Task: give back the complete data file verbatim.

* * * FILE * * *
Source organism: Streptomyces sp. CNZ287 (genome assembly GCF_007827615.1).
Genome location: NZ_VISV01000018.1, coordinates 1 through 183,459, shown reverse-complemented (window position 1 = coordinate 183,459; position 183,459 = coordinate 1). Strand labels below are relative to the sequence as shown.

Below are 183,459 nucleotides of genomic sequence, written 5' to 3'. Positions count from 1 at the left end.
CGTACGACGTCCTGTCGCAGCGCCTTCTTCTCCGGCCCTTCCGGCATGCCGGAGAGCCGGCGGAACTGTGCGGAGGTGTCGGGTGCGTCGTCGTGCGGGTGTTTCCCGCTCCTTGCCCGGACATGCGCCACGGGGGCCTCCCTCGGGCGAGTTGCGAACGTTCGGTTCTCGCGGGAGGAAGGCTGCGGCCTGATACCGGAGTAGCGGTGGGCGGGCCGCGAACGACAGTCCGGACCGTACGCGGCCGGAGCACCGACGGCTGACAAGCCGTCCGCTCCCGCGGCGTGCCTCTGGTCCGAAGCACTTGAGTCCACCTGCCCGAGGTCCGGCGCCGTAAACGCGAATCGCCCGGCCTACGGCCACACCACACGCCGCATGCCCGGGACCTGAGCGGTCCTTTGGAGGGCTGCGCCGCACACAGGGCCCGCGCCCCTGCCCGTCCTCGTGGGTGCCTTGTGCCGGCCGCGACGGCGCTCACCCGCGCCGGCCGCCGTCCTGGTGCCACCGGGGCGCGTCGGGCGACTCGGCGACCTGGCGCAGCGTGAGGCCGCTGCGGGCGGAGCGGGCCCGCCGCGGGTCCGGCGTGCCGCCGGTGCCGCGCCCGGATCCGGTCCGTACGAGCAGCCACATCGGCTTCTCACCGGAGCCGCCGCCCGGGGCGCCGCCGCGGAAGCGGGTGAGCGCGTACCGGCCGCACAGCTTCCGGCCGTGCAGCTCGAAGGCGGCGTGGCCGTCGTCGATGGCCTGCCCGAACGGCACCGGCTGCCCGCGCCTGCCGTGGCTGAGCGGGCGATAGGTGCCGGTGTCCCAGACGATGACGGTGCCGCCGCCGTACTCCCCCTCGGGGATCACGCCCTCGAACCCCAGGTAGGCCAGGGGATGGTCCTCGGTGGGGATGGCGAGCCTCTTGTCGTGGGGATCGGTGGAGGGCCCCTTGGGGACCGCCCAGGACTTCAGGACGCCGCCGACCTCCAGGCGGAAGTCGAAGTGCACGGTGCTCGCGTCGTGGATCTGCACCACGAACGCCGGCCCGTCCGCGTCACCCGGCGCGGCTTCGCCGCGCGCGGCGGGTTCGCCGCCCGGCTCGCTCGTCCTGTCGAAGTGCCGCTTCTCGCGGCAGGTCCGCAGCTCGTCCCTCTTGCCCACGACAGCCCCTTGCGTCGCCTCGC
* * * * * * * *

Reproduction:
Source organism: Streptomyces sp. CNZ287 (genome assembly GCF_007827615.1).
Genome location: NZ_VISV01000018.1, coordinates 1 through 183,459, shown reverse-complemented (window position 1 = coordinate 183,459; position 183,459 = coordinate 1). Strand labels below are relative to the sequence as shown.

Below are 183,459 nucleotides of genomic sequence, written 5' to 3'. Positions count from 1 at the left end.
CGTACGACGTCCTGTCGCAGCGCCTTCTTCTCCGGCCCTTCCGGCATGCCGGAGAGCCGGCGGAACTGTGCGGAGGTGTCGGGTGCGTCGTCGTGCGGGTGTTTCCCGCTCCTTGCCCGGACATGCGCCACGGGGGCCTCCCTCGGGCGAGTTGCGAACGTTCGGTTCTCGCGGGAGGAAGGCTGCGGCCTGATACCGGAGTAGCGGTGGGCGGGCCGCGAACGACAGTCCGGACCGTACGCGGCCGGAGCACCGACGGCTGACAAGCCGTCCGCTCCCGCGGCGTGCCTCTGGTCCGAAGCACTTGAGTCCACCTGCCCGAGGTCCGGCGCCGTAAACGCGAATCGCCCGGCCTACGGCCACACCACACGCCGCATGCCCGGGACCTGAGCGGTCCTTTGGAGGGCTGCGCCGCACACAGGGCCCGCGCCCCTGCCCGTCCTCGTGGGTGCCTTGTGCCGGCCGCGACGGCGCTCACCCGCGCCGGCCGCCGTCCTGGTGCCACCGGGGCGCGTCGGGCGACTCGGCGACCTGGCGCAGCGTGAGGCCGCTGCGGGCGGAGCGGGCCCGCCGCGGGTCCGGCGTGCCGCCGGTGCCGCGCCCGGATCCGGTCCGTACGAGCAGCCACATCGGCTTCTCACCGGAGCCGCCGCCCGGGGCGCCGCCGCGGAAGCGGGTGAGCGCGTACCGGCCGCACAGCTTCCGGCCGTGCAGCTCGAAGGCGGCGTGGCCGTCGTCGATGGCCTGCCCGAACGGCACCGGCTGCCCGCGCCTGCCGTGGCTGAGCGGGCGATAGGTGCCGGTGTCCCAGACGATGACGGTGCCGCCGCCGTACTCCCCCTCGGGGATCACGCCCTCGAACCCCAGGTAGGCCAGGGGATGGTCCTCGGTGGGGATGGCGAGCCTCTTGTCGTGGGGATCGGTGGAGGGCCCCTTGGGGACCGCCCAGGACTTCAGGACGCCGCCGACCTCCAGGCGGAAGTCGAAGTGCACGGTGCTCGCGTCGTGGATCTGCACCACGAACGCCGGCCCGTCCGCGTCACCCGGCGCGGCTTCGCCGCGCGCGGCGGGTTCGCCGCCCGGCTCGCTCGTCCTGTCGAAGTGCCGCTTCTCGCGGCAGGTCCGCAGCTCGTCCCTCTTGCCCACGACAGCCCCTTGCGTCGCCTCGC